We previously reported that the perpendicularly magnetized TbFeCo thin film has a relatively large Hall angle, and the anomalous Nernst coefficient of the TbFeCo thin film is almost equal to the product of its intrinsic Seebeck coefficient and its Hall angle.^{4} Thus, in this study, TbFeCo thin films were prepared as thermoelectric materials by sputtering deposition. The thin film samples with different aspect ratios consisted of AlN(25nm)/TbFeCo(50nm)/AlN(5nm). ICP analysis revealed the TbFeCo composition to be rare earth (RE)-rich in comparison with the compensation composition. By varying the sample shape and the attached electrodes, the four types of samples shown in Fig. 1 were prepared. The aspect ratio is defined as *W*/*L*, where *W* is the sample width and *L* is the sample length. In order to investigate the effect of the electrode shape, point-contact (PC) electrodes and bar-type electrodes along the longitudinal direction were attached to each sample with different aspect ratios. Bar-type electrodes impose a short circuit (SC) or equipotential at both edges of the element, owing to the low resistivity of electrode materials, such as copper. Thus, bar-type electrodes hereafter denote SC-type electrodes. For each sample, the Hall voltage and Nernst voltage were measured under the temperature difference ranging from 2-9 K as shown in Fig. 1(a), and the effect of element shape was determined.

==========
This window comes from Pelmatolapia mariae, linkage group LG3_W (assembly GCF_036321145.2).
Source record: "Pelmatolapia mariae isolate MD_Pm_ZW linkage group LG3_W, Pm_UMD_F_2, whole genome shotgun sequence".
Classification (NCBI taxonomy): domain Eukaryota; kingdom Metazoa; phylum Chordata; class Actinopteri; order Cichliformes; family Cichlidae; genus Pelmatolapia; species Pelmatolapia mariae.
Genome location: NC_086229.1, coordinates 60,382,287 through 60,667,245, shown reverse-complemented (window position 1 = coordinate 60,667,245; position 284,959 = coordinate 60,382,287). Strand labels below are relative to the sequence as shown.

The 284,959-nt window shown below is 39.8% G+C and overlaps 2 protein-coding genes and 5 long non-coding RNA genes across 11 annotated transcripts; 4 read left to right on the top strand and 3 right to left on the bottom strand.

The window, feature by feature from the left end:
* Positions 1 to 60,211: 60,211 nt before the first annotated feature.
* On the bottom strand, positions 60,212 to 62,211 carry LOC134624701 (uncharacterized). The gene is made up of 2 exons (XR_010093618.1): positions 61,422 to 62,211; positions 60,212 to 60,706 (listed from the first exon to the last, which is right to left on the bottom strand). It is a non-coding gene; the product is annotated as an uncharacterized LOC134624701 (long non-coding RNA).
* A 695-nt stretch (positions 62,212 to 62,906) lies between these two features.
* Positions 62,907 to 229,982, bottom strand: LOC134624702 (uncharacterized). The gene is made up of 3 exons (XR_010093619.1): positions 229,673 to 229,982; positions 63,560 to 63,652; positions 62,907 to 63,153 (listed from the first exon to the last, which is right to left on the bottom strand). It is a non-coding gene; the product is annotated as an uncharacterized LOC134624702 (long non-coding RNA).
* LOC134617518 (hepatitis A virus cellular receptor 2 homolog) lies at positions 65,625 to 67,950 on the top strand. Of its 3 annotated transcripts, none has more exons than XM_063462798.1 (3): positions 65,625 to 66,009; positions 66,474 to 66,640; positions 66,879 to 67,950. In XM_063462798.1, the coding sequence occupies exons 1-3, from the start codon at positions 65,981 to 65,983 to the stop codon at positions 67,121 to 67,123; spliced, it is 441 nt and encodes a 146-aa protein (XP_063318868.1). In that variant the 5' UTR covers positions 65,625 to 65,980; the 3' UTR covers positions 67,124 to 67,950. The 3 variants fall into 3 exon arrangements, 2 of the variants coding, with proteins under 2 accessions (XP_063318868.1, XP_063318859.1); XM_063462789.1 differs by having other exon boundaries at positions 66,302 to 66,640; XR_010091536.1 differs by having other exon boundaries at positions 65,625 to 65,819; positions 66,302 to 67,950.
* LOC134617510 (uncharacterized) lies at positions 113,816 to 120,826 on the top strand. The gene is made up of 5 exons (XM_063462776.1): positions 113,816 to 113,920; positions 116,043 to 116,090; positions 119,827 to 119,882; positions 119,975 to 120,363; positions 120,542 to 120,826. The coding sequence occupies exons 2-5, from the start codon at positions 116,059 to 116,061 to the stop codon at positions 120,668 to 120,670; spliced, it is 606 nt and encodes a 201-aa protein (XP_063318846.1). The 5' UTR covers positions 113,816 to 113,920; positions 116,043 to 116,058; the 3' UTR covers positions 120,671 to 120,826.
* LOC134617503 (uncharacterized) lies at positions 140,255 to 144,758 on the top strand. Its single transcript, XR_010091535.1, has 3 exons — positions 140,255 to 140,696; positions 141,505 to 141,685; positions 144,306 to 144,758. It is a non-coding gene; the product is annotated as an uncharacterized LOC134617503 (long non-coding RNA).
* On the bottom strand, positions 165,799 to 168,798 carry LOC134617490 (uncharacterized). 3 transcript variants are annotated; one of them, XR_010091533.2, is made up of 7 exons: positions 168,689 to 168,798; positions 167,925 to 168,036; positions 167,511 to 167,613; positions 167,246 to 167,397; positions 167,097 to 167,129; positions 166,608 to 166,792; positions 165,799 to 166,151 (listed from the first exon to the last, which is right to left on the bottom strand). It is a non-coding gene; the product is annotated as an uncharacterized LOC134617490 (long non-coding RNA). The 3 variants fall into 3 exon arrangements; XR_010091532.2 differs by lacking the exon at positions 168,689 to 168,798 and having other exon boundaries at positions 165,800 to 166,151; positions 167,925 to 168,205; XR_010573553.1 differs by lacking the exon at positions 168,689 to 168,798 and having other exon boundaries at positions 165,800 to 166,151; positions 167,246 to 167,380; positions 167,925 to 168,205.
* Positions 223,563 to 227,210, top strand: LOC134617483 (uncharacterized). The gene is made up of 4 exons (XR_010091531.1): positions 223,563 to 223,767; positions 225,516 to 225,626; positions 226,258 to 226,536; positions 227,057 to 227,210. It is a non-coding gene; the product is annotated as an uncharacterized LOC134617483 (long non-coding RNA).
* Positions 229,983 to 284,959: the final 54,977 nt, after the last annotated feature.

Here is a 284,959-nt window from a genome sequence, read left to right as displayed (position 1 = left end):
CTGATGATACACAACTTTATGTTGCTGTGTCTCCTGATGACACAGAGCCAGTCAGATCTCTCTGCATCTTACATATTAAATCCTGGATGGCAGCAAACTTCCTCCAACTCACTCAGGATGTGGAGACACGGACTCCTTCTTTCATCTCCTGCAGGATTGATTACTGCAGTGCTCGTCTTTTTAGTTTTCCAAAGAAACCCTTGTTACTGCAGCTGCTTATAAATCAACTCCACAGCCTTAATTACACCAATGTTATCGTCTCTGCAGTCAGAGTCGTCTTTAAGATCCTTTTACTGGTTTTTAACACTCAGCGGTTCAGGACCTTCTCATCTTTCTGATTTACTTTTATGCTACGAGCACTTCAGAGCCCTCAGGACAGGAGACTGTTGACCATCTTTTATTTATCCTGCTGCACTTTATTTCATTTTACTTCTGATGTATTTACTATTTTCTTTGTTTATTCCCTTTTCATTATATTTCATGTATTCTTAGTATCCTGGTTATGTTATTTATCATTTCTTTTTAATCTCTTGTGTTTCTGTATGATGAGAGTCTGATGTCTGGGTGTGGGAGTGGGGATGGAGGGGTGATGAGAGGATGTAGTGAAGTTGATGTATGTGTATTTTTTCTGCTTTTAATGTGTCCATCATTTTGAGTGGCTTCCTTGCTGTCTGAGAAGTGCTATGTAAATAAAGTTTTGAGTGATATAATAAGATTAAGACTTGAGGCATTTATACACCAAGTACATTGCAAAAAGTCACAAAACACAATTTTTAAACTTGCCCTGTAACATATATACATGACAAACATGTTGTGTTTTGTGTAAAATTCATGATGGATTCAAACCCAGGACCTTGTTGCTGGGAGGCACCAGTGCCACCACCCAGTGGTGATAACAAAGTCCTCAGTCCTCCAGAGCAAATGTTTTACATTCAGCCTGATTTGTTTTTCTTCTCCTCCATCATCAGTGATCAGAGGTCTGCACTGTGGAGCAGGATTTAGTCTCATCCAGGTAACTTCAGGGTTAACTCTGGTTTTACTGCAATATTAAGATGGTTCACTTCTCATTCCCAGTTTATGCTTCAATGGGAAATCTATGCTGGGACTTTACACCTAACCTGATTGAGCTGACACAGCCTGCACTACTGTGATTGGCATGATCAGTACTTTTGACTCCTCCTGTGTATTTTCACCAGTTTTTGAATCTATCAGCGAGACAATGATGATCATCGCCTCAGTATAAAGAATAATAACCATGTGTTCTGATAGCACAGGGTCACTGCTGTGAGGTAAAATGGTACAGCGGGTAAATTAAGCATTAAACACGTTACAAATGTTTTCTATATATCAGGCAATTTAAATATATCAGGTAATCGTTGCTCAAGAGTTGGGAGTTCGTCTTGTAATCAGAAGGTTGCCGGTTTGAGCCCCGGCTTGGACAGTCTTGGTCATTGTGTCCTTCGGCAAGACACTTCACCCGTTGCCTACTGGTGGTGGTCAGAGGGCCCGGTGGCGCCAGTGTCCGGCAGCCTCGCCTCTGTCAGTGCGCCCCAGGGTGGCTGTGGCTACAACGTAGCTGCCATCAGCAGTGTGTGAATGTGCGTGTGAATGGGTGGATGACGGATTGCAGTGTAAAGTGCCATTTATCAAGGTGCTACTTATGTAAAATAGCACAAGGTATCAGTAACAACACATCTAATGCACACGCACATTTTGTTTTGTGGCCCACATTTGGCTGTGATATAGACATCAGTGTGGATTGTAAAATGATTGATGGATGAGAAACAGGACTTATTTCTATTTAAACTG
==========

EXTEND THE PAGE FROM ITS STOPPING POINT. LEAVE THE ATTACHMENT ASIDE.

Under a uniform temperature difference *T*_{h} − *T*_{c}, the relationship between the Nernst voltage *V*_{ANE} and the off-diagonal thermoelectric coefficient *α*_{xy}(*M*) as a function of magnetization *M* can be expressed as

This equation indicates that the Nernst voltage is proportional to the aspect ratio of the sample. Thus, if the temperature difference is constant, the Nernst voltage is expected to increase as the aspect ratio increases. Figure 2 plots the magnetic field dependences of magnetoresistance and anomalous Hall resistance for each sample. The magnetoresistance does not change as a function of magnetic field in any of the samples. The resistances of the PC samples are lower than those of the SC sample because the electric current does not flow uniformly through the whole sample, *i.e.*, because the sample has a non-uniform current density. The potential differences between the four probe arms used to measure the resistance of PC samples are less than those for SC samples. On the other hand, the signs for anomalous Hall voltage in all four sample types are almost the same as that of the standard RE-rich sample.^{4} The coercivities of all samples are the same as well.